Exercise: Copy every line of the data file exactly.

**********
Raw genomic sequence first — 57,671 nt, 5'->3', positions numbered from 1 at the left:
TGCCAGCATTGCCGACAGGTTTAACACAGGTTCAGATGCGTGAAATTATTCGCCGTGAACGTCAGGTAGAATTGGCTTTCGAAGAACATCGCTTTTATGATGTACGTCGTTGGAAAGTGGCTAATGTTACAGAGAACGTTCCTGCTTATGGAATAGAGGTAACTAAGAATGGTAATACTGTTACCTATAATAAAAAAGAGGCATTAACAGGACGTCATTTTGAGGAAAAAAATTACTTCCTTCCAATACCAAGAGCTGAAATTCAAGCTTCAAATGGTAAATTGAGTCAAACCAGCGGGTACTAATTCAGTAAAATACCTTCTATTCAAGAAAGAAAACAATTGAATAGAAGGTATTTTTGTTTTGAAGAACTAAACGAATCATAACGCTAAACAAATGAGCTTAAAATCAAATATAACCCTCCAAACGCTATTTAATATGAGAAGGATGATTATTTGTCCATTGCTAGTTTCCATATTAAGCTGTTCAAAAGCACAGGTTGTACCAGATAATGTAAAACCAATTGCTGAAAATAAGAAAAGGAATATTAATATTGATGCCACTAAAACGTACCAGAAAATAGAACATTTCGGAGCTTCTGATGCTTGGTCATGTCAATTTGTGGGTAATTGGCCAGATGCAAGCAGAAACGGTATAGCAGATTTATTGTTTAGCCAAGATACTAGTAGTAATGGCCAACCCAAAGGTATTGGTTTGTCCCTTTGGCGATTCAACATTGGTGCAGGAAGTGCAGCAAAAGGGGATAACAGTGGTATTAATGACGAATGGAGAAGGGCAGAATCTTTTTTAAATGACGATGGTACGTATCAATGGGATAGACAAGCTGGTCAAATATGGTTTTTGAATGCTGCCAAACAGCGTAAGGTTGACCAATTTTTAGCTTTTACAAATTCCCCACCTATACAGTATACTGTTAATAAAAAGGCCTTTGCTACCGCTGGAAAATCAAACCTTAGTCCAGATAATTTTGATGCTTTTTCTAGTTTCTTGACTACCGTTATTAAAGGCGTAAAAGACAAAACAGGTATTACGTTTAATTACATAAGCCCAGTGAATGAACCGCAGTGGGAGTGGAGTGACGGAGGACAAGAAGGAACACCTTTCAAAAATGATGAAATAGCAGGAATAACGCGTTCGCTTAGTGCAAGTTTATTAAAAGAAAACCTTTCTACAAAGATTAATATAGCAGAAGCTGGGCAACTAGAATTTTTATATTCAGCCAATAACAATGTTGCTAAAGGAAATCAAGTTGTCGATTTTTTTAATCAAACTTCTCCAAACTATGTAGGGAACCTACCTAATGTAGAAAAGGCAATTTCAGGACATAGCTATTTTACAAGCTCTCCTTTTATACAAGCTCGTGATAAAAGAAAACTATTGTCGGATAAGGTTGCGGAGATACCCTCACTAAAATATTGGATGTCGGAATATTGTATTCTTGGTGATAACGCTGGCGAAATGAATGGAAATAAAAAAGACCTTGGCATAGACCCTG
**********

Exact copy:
Raw genomic sequence first — 57,671 nt, 5'->3', positions numbered from 1 at the left:
TGCCAGCATTGCCGACAGGTTTAACACAGGTTCAGATGCGTGAAATTATTCGCCGTGAACGTCAGGTAGAATTGGCTTTCGAAGAACATCGCTTTTATGATGTACGTCGTTGGAAAGTGGCTAATGTTACAGAGAACGTTCCTGCTTATGGAATAGAGGTAACTAAGAATGGTAATACTGTTACCTATAATAAAAAAGAGGCATTAACAGGACGTCATTTTGAGGAAAAAAATTACTTCCTTCCAATACCAAGAGCTGAAATTCAAGCTTCAAATGGTAAATTGAGTCAAACCAGCGGGTACTAATTCAGTAAAATACCTTCTATTCAAGAAAGAAAACAATTGAATAGAAGGTATTTTTGTTTTGAAGAACTAAACGAATCATAACGCTAAACAAATGAGCTTAAAATCAAATATAACCCTCCAAACGCTATTTAATATGAGAAGGATGATTATTTGTCCATTGCTAGTTTCCATATTAAGCTGTTCAAAAGCACAGGTTGTACCAGATAATGTAAAACCAATTGCTGAAAATAAGAAAAGGAATATTAATATTGATGCCACTAAAACGTACCAGAAAATAGAACATTTCGGAGCTTCTGATGCTTGGTCATGTCAATTTGTGGGTAATTGGCCAGATGCAAGCAGAAACGGTATAGCAGATTTATTGTTTAGCCAAGATACTAGTAGTAATGGCCAACCCAAAGGTATTGGTTTGTCCCTTTGGCGATTCAACATTGGTGCAGGAAGTGCAGCAAAAGGGGATAACAGTGGTATTAATGACGAATGGAGAAGGGCAGAATCTTTTTTAAATGACGATGGTACGTATCAATGGGATAGACAAGCTGGTCAAATATGGTTTTTGAATGCTGCCAAACAGCGTAAGGTTGACCAATTTTTAGCTTTTACAAATTCCCCACCTATACAGTATACTGTTAATAAAAAGGCCTTTGCTACCGCTGGAAAATCAAACCTTAGTCCAGATAATTTTGATGCTTTTTCTAGTTTCTTGACTACCGTTATTAAAGGCGTAAAAGACAAAACAGGTATTACGTTTAATTACATAAGCCCAGTGAATGAACCGCAGTGGGAGTGGAGTGACGGAGGACAAGAAGGAACACCTTTCAAAAATGATGAAATAGCAGGAATAACGCGTTCGCTTAGTGCAAGTTTATTAAAAGAAAACCTTTCTACAAAGATTAATATAGCAGAAGCTGGGCAACTAGAATTTTTATATTCAGCCAATAACAATGTTGCTAAAGGAAATCAAGTTGTCGATTTTTTTAATCAAACTTCTCCAAACTATGTAGGGAACCTACCTAATGTAGAAAAGGCAATTTCAGGACATAGCTATTTTACAAGCTCTCCTTTTATACAAGCTCGTGATAAAAGAAAACTATTGTCGGATAAGGTTGCGGAGATACCCTCACTAAAATATTGGATGTCGGAATATTGTATTCTTGGTGATAACGCTGGCGAAATGAATGGAAATAAAAAAGACCTTGGCATAGACCCTG